Lawmakers consider eliminating city bans on ‘bully breed’ dogs
The Iowa Senate os considering legislation that would ban cities from limiting the operation of pet stores and other animal-related businesses. (Photo courtesy of Cedar Valley Humane Society)
Colombus, a 6-week-old mixed-breed puppy, attended his first Senate subcommittee meeting on Monday.
A State Government subcommittee met Monday afternoon to hear public comment on Senate File 143, which would prohibit local governments from banning certain breeds of dog.
Cedar Valley Humane Society director of operations Amanda Knefley, cradling Colombus, said Iowa’s current patchwork of local breed restrictions was a “nightmare situation.”
“It is a continuous burden for our staff to have to cross-reference every application for a bully breed to make sure their city and county can have that type of dog,” she said.
Local bans might complicate adoption for Colombus and his littermates. Although they look like St. Bernards, DNA testing found the puppies would technically be classified as a so-called “bully breed.”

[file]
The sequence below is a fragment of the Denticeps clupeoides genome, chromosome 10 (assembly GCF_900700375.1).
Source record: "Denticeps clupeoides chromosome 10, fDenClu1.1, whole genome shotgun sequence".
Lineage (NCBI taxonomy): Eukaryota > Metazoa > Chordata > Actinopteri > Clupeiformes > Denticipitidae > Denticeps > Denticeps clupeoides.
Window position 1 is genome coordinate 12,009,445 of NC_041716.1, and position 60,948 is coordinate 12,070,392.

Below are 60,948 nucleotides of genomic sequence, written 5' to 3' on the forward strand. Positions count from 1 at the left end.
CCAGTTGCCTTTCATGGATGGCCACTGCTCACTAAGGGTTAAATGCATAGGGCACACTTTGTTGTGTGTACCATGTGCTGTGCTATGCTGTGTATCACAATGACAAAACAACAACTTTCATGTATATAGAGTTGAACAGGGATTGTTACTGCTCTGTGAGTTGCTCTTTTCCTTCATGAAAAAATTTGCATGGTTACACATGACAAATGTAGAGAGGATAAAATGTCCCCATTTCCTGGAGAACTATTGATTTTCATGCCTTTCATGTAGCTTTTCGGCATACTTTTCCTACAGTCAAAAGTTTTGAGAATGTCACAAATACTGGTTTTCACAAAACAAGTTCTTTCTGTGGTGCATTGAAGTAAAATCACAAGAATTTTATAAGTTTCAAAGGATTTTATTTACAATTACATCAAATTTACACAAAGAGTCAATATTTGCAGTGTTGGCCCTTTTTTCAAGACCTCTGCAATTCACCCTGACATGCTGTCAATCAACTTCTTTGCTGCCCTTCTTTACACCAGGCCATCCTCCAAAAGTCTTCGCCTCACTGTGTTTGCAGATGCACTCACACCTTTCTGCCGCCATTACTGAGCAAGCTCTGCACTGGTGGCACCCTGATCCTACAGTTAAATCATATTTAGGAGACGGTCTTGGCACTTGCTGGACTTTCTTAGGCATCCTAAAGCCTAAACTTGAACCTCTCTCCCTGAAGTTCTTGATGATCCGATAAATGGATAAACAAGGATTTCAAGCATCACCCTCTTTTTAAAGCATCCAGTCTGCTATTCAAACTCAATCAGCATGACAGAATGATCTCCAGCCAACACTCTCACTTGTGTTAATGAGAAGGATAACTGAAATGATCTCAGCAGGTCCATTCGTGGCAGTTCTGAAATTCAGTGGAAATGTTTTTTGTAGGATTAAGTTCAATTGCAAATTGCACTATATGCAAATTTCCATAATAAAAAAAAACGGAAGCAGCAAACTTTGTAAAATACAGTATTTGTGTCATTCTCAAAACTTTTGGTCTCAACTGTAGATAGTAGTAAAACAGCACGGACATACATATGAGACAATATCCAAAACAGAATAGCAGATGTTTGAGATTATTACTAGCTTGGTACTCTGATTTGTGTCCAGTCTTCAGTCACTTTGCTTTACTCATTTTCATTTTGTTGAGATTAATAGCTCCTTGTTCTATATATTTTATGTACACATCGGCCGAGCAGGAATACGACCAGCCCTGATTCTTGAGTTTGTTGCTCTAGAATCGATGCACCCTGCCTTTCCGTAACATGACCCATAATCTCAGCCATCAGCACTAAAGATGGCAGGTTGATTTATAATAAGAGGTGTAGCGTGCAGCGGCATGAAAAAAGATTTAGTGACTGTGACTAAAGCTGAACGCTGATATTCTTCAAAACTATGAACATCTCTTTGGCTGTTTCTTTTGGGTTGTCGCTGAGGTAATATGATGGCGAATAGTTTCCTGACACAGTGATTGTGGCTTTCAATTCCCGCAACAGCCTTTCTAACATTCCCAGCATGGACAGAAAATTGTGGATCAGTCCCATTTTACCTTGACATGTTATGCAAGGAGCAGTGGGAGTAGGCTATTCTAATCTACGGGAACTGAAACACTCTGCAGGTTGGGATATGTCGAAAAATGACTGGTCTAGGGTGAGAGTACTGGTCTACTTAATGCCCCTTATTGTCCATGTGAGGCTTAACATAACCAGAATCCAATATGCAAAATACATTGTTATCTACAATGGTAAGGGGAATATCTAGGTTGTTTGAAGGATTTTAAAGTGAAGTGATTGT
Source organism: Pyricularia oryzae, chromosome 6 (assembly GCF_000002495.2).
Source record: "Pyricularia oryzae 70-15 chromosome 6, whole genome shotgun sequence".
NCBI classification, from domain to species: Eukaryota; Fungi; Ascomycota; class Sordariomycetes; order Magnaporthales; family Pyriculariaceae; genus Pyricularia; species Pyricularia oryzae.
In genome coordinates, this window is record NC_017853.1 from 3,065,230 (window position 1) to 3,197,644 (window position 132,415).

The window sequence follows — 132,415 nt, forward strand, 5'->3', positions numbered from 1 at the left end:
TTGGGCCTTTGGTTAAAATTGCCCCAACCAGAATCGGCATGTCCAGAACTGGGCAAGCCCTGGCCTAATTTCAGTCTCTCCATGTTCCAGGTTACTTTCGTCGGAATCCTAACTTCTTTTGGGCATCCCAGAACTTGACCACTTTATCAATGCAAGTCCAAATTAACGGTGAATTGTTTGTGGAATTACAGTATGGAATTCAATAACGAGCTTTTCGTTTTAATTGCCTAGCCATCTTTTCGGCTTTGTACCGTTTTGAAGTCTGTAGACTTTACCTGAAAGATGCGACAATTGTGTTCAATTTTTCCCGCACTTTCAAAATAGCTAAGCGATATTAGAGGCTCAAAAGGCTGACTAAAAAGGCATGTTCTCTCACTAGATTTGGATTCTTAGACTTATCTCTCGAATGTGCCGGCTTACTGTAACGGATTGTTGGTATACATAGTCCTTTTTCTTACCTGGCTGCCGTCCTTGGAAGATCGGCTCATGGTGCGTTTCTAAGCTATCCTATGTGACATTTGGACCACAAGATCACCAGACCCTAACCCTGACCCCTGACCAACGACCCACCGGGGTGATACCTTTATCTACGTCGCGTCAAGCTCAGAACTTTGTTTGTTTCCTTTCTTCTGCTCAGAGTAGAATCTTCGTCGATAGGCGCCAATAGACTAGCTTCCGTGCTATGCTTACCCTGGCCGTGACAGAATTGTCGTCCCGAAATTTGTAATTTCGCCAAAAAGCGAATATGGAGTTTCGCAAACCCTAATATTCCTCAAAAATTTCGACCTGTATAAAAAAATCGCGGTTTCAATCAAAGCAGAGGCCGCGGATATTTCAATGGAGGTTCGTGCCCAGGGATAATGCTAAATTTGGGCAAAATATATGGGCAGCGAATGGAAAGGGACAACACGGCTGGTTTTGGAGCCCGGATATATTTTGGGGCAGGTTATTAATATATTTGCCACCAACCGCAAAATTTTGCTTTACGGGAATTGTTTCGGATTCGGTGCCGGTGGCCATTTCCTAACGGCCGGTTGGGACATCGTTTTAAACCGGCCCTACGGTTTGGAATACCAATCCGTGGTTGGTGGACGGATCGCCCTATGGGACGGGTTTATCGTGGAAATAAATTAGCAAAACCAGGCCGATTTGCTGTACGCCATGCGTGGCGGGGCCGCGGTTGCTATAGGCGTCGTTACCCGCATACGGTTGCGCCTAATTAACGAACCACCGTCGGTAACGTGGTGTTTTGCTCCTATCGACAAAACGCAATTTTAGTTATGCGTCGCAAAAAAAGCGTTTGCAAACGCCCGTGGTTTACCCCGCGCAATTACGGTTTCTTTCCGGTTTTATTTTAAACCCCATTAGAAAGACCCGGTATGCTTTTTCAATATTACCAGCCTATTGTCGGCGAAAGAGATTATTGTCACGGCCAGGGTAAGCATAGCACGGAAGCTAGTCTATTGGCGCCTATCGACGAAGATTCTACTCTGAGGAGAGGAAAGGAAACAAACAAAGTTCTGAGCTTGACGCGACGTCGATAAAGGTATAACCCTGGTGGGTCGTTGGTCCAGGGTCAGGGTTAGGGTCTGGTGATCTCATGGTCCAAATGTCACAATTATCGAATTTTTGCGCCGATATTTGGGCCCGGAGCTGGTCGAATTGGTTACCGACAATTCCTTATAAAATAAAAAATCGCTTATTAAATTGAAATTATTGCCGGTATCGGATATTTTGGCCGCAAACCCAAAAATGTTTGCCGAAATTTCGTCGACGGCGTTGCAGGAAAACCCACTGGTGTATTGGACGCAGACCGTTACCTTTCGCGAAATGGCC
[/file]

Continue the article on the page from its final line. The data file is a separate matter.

“This kiddo is predominantly an American Staffordshire Terrier, so this little guy can’t go to any community that has a breed ban,” Knefley said.
Knefley and several other animal shelter administrators emphasized that aggressive dogs were a result of poor training, not breed.
“We believe dogs should be viewed as individuals,” said Ryan Wille, development manager at the Humane Society of Scott County. “Temperament is a product of socialization and upbringing by humans, rather than their breed.”
Two city government officials opposed the bill in Monday’s subcommittee meeting.
“It removes the ability for a local elected official from taking their constituents’ concerns into consideration,” Daniel Stalder said on behalf of the Iowa League of Cities, an advocacy group for municipal governments.
Council Bluffs Mayor Matt Walsh spoke in favor of his city’s breed ban. He initially opposed the legislation, he said, but now believes it made the community safer.
“It’s not the dog, it’s the dog owner,” Walsh said. “Unfortunately, bully dogs attract the wrong type of owner.”
Subcommittee chair Sen. Chris Cournoyer, R-LeClaire, said her own dog could be perceived as a pitbull or another bully breed, and she acknowledged the importance of training all dogs properly.
“I don’t want to punish responsible dog owners that provide caring, loving environments for their dogs… because of the actions of the irresponsible dog owners,” she said.
The bill did not advance Monday. Cournoyer said she plans to speak more to the Iowa League of Cities and potentially continue the conversation in another, longer subcommittee meeting.
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